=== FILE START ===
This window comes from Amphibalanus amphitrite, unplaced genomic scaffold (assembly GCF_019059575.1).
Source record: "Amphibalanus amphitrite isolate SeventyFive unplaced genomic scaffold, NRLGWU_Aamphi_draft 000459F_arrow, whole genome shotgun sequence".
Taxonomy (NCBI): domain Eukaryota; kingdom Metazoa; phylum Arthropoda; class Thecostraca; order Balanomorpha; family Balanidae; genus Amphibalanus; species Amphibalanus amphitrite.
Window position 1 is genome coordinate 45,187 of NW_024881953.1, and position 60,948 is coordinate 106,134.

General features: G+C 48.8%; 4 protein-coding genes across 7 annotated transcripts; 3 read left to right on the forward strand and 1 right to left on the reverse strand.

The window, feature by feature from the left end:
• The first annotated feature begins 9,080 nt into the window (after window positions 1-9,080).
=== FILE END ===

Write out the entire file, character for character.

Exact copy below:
This window comes from Amphibalanus amphitrite, unplaced genomic scaffold (assembly GCF_019059575.1).
Source record: "Amphibalanus amphitrite isolate SeventyFive unplaced genomic scaffold, NRLGWU_Aamphi_draft 000459F_arrow, whole genome shotgun sequence".
Taxonomy (NCBI): domain Eukaryota; kingdom Metazoa; phylum Arthropoda; class Thecostraca; order Balanomorpha; family Balanidae; genus Amphibalanus; species Amphibalanus amphitrite.
Window position 1 is genome coordinate 45,187 of NW_024881953.1, and position 60,948 is coordinate 106,134.

General features: G+C 48.8%; 4 protein-coding genes across 7 annotated transcripts; 3 read left to right on the forward strand and 1 right to left on the reverse strand.

The window, feature by feature from the left end:
• The first annotated feature begins 9,080 nt into the window (after window positions 1-9,080).